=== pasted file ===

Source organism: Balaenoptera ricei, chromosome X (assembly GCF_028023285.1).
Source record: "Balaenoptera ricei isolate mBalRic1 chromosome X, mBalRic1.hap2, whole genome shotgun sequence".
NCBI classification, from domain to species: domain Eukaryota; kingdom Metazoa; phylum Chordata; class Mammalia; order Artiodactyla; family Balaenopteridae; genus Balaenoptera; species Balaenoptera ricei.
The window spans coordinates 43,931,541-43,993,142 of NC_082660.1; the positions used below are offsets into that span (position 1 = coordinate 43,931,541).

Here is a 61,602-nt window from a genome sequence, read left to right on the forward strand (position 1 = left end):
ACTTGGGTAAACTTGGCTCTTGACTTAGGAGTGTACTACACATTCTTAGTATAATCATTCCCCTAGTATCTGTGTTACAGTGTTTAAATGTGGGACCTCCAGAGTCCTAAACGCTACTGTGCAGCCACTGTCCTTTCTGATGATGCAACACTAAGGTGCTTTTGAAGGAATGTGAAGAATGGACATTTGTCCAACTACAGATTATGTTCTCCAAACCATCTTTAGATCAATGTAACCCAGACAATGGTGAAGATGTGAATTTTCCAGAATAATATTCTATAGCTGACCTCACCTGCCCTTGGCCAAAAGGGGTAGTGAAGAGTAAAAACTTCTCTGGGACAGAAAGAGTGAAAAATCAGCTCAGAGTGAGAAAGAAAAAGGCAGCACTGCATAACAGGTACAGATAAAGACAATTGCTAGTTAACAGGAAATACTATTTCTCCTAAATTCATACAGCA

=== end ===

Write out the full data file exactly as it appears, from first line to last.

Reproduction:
Source organism: Balaenoptera ricei, chromosome X (assembly GCF_028023285.1).
Source record: "Balaenoptera ricei isolate mBalRic1 chromosome X, mBalRic1.hap2, whole genome shotgun sequence".
NCBI classification, from domain to species: domain Eukaryota; kingdom Metazoa; phylum Chordata; class Mammalia; order Artiodactyla; family Balaenopteridae; genus Balaenoptera; species Balaenoptera ricei.
The window spans coordinates 43,931,541-43,993,142 of NC_082660.1; the positions used below are offsets into that span (position 1 = coordinate 43,931,541).

Here is a 61,602-nt window from a genome sequence, read left to right on the forward strand (position 1 = left end):
ACTTGGGTAAACTTGGCTCTTGACTTAGGAGTGTACTACACATTCTTAGTATAATCATTCCCCTAGTATCTGTGTTACAGTGTTTAAATGTGGGACCTCCAGAGTCCTAAACGCTACTGTGCAGCCACTGTCCTTTCTGATGATGCAACACTAAGGTGCTTTTGAAGGAATGTGAAGAATGGACATTTGTCCAACTACAGATTATGTTCTCCAAACCATCTTTAGATCAATGTAACCCAGACAATGGTGAAGATGTGAATTTTCCAGAATAATATTCTATAGCTGACCTCACCTGCCCTTGGCCAAAAGGGGTAGTGAAGAGTAAAAACTTCTCTGGGACAGAAAGAGTGAAAAATCAGCTCAGAGTGAGAAAGAAAAAGGCAGCACTGCATAACAGGTACAGATAAAGACAATTGCTAGTTAACAGGAAATACTATTTCTCCTAAATTCATACAGCA